Industry Outlook: Is the Biocremation Alkaline Hydrolysis Process Coming Soon?

At Stillinger Family Funeral Home, we are always watching for advancements in the funeral industry; case in point: the alkaline hydrolysis process. This process, sometimes called “biocremation”, “green cremation”, “water cremation”, “liquid cremation”, or “resomation” is an environmentally responsible process for disposing of human remains that produces less carbon dioxide and pollutants than traditional cremation.

What is the Alkaline Hydrolysis Process?

Alkaline hydrolysis is actually the lengthy natural process a body experiences after burial. With the biocremation alkaline hydrolysis process, this decomposition can be accelerated to a few hours in a controlled environment. During the accelerated alkaline hydrolysis process, the body is placed in a chamber that is then filled with a water and lye mixture. The chamber and its contents are then heated to a temperature around 300 degrees F or higher, but also at a high pressure which prevents boiling. The result is that the body breaks down into its chemical components, essentially dissolving everything into liquid form except bone. The calcium phosphate bone remnants can then easily be converted to a white dust similar in texture to flour. This white dust can be returned to the next of kin or designated family member.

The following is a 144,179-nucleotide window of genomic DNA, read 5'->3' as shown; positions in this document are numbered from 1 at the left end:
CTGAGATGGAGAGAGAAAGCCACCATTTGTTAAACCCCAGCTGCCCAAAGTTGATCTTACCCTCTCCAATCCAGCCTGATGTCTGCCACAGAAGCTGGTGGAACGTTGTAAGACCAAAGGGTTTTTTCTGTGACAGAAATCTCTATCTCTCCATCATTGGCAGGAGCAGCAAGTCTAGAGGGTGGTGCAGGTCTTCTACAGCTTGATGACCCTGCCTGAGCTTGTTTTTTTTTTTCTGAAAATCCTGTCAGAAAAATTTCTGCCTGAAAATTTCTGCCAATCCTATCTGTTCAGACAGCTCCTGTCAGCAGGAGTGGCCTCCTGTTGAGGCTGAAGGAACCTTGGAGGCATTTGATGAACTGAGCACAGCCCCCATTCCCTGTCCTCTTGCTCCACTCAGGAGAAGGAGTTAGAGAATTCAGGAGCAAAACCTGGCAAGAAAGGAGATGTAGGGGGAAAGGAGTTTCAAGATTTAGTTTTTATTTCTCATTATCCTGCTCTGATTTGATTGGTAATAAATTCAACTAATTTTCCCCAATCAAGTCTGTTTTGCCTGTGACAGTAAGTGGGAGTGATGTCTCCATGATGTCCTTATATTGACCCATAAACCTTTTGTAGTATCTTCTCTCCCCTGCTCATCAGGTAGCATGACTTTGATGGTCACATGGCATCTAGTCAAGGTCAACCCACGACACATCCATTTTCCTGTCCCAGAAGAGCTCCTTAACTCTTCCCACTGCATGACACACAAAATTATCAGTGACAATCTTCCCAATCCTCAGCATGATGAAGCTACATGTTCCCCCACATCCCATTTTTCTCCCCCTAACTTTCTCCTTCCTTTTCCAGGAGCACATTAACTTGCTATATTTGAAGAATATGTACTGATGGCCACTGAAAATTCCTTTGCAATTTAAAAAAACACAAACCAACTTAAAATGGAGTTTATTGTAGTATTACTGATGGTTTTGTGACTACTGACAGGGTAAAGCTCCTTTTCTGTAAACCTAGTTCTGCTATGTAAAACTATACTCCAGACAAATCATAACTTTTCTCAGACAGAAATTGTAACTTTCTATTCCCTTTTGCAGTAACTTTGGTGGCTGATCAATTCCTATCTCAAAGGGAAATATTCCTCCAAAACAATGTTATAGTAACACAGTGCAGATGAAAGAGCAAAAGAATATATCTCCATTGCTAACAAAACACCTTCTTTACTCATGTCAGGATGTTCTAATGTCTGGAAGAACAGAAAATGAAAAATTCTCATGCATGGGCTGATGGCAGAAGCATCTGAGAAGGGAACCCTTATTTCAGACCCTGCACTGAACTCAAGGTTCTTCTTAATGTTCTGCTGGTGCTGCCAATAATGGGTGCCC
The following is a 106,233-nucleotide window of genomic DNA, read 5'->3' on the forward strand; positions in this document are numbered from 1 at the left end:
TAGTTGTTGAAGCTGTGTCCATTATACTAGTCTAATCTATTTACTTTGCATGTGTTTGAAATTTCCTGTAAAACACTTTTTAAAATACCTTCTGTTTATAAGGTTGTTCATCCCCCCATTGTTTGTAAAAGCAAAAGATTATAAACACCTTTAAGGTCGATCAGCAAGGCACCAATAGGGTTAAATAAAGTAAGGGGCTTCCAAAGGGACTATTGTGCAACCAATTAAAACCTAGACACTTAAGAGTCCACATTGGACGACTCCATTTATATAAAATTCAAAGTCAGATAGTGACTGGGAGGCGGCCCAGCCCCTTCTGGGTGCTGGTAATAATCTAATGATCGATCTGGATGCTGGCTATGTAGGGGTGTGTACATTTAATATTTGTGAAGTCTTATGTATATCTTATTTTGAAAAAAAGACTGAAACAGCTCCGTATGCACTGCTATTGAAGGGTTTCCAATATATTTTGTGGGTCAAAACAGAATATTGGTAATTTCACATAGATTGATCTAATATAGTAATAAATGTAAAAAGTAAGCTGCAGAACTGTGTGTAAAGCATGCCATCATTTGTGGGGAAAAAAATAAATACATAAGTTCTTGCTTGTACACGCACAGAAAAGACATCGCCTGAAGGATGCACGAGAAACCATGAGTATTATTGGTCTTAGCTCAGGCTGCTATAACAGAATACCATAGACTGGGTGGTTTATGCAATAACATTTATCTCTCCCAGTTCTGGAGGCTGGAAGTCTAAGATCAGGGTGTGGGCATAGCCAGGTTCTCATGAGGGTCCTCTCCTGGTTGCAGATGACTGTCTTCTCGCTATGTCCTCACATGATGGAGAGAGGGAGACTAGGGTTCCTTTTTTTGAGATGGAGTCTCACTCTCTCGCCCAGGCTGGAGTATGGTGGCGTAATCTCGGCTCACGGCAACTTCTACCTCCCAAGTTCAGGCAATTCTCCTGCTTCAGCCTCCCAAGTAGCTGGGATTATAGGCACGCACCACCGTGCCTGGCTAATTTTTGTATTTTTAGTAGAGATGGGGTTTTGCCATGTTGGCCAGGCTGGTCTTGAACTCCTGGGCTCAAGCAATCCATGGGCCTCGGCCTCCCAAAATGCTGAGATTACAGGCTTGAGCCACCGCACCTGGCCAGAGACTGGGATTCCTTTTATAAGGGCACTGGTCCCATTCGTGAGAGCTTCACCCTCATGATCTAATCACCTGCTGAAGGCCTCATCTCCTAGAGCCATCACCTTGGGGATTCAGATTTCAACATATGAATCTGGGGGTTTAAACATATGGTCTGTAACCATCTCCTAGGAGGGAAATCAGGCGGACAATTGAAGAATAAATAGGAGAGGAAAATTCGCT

The alkaline hydrolysis process is touted as a more environmentally responsible method because it uses a fraction of the energy as standard cremation and produces less carbon dioxide and fewer harmful pollutants. In fact, as compared to flame-based cremation, biocremation can reduce the carbon footprint of body disposal by up to 75%.

Outlook for Human Use

Alkaline hydrolysis is becoming more widely used by the pet funeral industry as an alternative to cremation or burial. But it is being met with resistance for use with human body disposition. Whether it is due to religious objections, misconceptions about the process, or perceived competitive threats to current crematory operators, the outlook for alkaline hydrolysis to become adopted in Indiana is not promising in the near future. Continuing education of the public, as well as industry stakeholders and legislators, will perhaps lead to eventual legalization of biocremation.

At Stillinger Family Funeral Home, we want you to know that we are constantly watching for funeral industry advancements that can serve you – and our environment – more responsibly. To learn more, contact us at (317) 462-5536.

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